The lucky ones shake off the fear, at least, and go after goals. Guilt is tricky, but it can be dealt with. Treat every moment with the folks you love like it may the last — tell them you love them, show them you love them, and help them understand how to love you back. A full life is crammed to the rafters with heartache and wonder. Do the best you can — and that begins with getting hip to the resources around you that can help.
      You’re not alone in your feelings, or your situation. Get online and see who else is out there in the same boat. Just research how others are handling, or not handling it. Spend some time gathering info. This will help soothe your angst.
      Read. A lot. And look to capture your own Moments…
      Good luck, Brian.

      • Rich says:

        That’s a great answer, and a situation I can understand. I am 47 and have a deeply unsatisfying lifestyle and an almost irrational desire to sell everything I have, quit my job and move to the States. I love the way of life over there, but there would be easier options.

        For a European, it’s best if you stay in Europe, health care wise.

        And if I am looking for a (fear based) excuse not to take such a radical action, they are legion; too old, will never get a residential visa, won’t be able to figure out a way of making enough dough online to survive, won’t be able to stay even if I do.

        The list is almost endless.

        But there is still that strong draw to make that sh*t or bust decision, go and MAKE something happen, or face the second half of life living an existence I don’t want.

        20,30 even 40 dull and uneventful years, mentally wishing I was living elsewhere and doing something else.

        The siren call’s persist in invading my thought’s day and night.

        It’s a big decision at any age, and I suppose ultimately, as John say’s, one you have to make yourself.

    • Ray says:


      No one can answer your question for you.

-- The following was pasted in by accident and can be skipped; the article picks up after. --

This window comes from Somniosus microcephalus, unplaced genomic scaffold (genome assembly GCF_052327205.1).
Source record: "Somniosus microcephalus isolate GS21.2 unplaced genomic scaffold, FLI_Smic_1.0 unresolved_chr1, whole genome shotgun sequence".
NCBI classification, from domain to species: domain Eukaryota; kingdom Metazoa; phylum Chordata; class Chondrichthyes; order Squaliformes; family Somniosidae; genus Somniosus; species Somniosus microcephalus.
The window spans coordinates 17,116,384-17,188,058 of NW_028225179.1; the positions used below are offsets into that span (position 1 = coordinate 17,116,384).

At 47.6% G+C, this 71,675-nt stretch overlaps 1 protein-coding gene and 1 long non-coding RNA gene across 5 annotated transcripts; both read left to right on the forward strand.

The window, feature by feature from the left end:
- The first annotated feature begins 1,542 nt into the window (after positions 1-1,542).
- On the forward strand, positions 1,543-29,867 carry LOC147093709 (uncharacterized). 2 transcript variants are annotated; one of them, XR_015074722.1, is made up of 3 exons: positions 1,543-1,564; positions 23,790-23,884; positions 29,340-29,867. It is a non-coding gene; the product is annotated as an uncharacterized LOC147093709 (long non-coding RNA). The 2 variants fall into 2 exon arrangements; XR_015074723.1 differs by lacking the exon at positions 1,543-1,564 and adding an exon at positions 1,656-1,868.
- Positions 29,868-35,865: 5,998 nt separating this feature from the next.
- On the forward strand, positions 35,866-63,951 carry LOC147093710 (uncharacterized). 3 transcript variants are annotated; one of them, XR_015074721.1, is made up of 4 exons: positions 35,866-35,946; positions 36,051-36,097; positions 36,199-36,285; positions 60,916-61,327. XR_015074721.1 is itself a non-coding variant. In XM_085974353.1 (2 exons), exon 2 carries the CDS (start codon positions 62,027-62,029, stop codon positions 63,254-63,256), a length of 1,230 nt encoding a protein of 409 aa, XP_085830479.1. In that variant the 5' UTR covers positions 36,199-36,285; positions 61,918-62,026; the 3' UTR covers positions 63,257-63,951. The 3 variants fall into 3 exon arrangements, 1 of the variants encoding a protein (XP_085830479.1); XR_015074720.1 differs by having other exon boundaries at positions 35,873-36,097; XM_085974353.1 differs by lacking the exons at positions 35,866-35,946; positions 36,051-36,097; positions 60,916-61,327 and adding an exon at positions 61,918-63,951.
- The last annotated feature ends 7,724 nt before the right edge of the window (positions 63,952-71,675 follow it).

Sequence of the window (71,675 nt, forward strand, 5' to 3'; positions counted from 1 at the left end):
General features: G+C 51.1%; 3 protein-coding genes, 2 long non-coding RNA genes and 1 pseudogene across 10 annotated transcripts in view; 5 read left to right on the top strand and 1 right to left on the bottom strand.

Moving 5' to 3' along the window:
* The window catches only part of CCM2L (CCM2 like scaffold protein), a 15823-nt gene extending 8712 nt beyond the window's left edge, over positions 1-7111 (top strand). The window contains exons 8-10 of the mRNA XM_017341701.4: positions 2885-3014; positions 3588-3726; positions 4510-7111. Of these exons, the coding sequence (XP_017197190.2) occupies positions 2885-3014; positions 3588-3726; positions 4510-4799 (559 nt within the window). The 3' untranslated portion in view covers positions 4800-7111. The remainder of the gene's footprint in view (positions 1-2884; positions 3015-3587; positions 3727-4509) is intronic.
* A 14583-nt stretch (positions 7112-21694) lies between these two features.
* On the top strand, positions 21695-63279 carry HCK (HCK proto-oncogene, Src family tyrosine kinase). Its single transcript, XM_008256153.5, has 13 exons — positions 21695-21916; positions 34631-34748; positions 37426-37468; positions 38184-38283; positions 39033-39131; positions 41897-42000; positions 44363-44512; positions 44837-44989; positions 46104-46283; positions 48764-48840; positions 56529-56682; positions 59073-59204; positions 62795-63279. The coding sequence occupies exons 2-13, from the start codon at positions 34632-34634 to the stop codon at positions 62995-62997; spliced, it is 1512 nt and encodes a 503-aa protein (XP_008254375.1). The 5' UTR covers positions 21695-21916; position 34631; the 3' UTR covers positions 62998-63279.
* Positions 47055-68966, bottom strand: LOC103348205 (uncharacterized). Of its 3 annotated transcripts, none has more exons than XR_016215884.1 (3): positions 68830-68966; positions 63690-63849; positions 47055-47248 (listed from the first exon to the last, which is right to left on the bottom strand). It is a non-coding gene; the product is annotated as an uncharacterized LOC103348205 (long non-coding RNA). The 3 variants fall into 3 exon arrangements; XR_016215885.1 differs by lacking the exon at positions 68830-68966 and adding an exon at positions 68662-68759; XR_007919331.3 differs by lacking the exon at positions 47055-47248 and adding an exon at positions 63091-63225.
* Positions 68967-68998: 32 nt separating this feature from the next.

The important thing is, whatever you do, do it fully. If you stay in Chicago with you grandparents (hell, even if you don’t), make sure to *soak them up completely*. Engage them, interact with them, ask them questions, pick their brains. For all sorts of things: experience, lessons, funny stories, times when the unexpected happened etc. You will “see the world from a different view” for sure.

      John often speaks of *reality* and being in touch with it. Old folks are a prime source of reality lessons. You get hit with a lot of reality throughout 85 years. Use their experience as your own.

      As you said, one day they will be gone. It’s a shame if all their Moments are lost with them.

      All the best,

      • Kevin Rogers says:

        Wow, you really struck a nerve here, Brian.

        True, no one can answer for you, but I’m glad you’re asking anyway.

        Allow me to go deep here for a minute (cue “going deep” music..)

        My mother and I were very close. She’s responsible for my better qualities

        Ten years ago, when I was living in Chicago, switching careers and struggling to work things out for the future… she was back in Florida switching husbands and facing her own set of tough questions.

        She wished I was closer to her so we could help each other. We were good at that.

        But Florida was so far away in my mind. I had fought to escape. I somehow knew I’d “find myself” somewhere else. The thought of going back then felt like a prison sentence.

        Mom and I talked by phone and wrote letters, but it wasn’t enough.

        One very average night, just as my roommate and I were about to start a movie — the phone rang.

        It was my girlfriend, Michelle.

        “Have you talked with anyone yet?” She sounded panicked.

        “No why, what’s the matter?”

        “It’s your mom…” she said, her voice shaking. “It’s not good.”

        I was on the next flight, but it was too late.

        The aneurysm at the stem of her brain that no one knew existed had suddenly ruptured, causing a cerebral hemorrhage.

        When I arrived at the hospital, doctors were putting her chances at “2 percent.”

        “Two percent!” What the fuck? At least humor me and bump it to 5.

        I sat at her bedside for weeks… but she never regained consciousness.

        Circumstances left me no choice but to return home to Chicago. A life paid weekly can only go on hold for so long. (strongest case I know for entrepreneurship)

        She died a week later. On July 2nd 1999.

        Of course, it eats at me… all the things I could have said and done to make life better for her – if I’d returned to Florida. Even just for a little while.

        Who knows? Maybe we could have spotted the phantom bulging vessel before it burst…

        Maybe she’d be inside my house playing with my children right now… the way I always wish she was.

        But that’s not the way it went down.

        And I could spend more time regretting it, and feeling like I let her down.

        But, the truth is…

        The thing she inspired in me, more than anything else, was a spirit of adventure. She knew that a life is made up not of days – but of moments. And creating those moments demands that you move some.